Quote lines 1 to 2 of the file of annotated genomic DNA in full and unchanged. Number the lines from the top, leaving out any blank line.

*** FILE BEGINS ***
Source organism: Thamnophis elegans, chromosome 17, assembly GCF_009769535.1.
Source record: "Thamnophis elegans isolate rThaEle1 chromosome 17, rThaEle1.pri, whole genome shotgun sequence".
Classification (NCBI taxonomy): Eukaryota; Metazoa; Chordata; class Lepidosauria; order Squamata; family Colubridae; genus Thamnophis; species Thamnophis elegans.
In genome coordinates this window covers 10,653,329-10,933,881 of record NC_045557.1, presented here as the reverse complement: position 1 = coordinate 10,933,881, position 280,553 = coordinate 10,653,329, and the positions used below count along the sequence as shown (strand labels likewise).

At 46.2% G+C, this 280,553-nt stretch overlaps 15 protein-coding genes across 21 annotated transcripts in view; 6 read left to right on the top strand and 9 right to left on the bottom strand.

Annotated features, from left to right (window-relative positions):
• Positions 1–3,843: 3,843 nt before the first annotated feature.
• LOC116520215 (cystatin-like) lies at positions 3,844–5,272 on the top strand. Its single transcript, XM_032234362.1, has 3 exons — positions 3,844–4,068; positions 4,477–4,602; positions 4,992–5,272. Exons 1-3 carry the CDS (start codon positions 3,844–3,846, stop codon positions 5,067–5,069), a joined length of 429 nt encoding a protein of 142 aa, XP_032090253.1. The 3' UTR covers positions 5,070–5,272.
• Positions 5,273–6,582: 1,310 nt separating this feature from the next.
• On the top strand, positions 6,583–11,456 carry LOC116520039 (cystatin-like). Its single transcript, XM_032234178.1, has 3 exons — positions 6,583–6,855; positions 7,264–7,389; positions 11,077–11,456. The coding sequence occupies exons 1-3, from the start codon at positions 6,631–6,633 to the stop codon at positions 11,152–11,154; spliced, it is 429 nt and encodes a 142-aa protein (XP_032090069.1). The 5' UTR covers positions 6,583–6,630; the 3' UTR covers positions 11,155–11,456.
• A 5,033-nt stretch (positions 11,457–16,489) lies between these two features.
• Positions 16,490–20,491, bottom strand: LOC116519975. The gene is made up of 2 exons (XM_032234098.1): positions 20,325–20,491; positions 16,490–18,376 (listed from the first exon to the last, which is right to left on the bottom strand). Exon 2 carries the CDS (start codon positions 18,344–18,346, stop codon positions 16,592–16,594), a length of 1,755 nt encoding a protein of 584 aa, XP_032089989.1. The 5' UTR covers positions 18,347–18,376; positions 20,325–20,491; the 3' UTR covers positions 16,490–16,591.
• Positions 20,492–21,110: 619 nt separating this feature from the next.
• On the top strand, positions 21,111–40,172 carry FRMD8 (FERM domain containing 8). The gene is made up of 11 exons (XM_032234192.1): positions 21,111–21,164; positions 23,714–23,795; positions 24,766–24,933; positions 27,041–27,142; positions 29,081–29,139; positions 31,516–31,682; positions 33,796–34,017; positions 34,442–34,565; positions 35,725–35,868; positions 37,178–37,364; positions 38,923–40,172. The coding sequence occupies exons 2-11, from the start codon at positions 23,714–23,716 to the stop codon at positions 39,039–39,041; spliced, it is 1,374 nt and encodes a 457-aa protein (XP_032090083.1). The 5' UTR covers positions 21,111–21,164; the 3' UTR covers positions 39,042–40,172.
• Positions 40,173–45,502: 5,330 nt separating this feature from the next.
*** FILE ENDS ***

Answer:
Source organism: Thamnophis elegans, chromosome 17, assembly GCF_009769535.1.
Source record: "Thamnophis elegans isolate rThaEle1 chromosome 17, rThaEle1.pri, whole genome shotgun sequence".